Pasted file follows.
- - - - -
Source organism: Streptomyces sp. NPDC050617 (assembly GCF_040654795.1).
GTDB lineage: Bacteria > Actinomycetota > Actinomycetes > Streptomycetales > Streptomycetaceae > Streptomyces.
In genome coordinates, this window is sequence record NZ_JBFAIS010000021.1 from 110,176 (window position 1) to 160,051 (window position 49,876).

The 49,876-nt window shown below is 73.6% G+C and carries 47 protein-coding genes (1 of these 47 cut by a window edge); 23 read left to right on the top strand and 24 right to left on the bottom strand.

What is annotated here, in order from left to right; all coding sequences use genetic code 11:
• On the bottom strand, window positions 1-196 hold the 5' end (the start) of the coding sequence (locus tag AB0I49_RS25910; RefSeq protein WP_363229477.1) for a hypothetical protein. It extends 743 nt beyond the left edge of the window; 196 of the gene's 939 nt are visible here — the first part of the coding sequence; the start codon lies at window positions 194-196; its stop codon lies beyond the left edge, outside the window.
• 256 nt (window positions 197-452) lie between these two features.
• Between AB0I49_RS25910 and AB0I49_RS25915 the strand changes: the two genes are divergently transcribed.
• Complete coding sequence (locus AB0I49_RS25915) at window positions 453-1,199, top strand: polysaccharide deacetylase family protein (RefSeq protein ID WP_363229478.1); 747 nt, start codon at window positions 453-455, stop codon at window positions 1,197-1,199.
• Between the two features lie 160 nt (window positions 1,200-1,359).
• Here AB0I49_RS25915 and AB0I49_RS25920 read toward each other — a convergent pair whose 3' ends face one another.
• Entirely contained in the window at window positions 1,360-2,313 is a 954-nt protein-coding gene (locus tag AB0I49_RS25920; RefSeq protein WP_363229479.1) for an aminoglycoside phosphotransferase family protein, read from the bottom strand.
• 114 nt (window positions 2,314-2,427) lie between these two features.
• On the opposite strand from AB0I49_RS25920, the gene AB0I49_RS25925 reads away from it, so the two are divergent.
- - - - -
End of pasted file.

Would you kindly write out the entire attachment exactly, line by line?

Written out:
Source organism: Streptomyces sp. NPDC050617 (assembly GCF_040654795.1).
GTDB lineage: Bacteria > Actinomycetota > Actinomycetes > Streptomycetales > Streptomycetaceae > Streptomyces.
In genome coordinates, this window is sequence record NZ_JBFAIS010000021.1 from 110,176 (window position 1) to 160,051 (window position 49,876).

The 49,876-nt window shown below is 73.6% G+C and carries 47 protein-coding genes (1 of these 47 cut by a window edge); 23 read left to right on the top strand and 24 right to left on the bottom strand.

What is annotated here, in order from left to right; all coding sequences use genetic code 11:
• On the bottom strand, window positions 1-196 hold the 5' end (the start) of the coding sequence (locus tag AB0I49_RS25910; RefSeq protein WP_363229477.1) for a hypothetical protein. It extends 743 nt beyond the left edge of the window; 196 of the gene's 939 nt are visible here — the first part of the coding sequence; the start codon lies at window positions 194-196; its stop codon lies beyond the left edge, outside the window.
• 256 nt (window positions 197-452) lie between these two features.
• Between AB0I49_RS25910 and AB0I49_RS25915 the strand changes: the two genes are divergently transcribed.
• Complete coding sequence (locus AB0I49_RS25915) at window positions 453-1,199, top strand: polysaccharide deacetylase family protein (RefSeq protein ID WP_363229478.1); 747 nt, start codon at window positions 453-455, stop codon at window positions 1,197-1,199.
• Between the two features lie 160 nt (window positions 1,200-1,359).
• Here AB0I49_RS25915 and AB0I49_RS25920 read toward each other — a convergent pair whose 3' ends face one another.
• Entirely contained in the window at window positions 1,360-2,313 is a 954-nt protein-coding gene (locus tag AB0I49_RS25920; RefSeq protein WP_363229479.1) for an aminoglycoside phosphotransferase family protein, read from the bottom strand.
• 114 nt (window positions 2,314-2,427) lie between these two features.
• On the opposite strand from AB0I49_RS25920, the gene AB0I49_RS25925 reads away from it, so the two are divergent.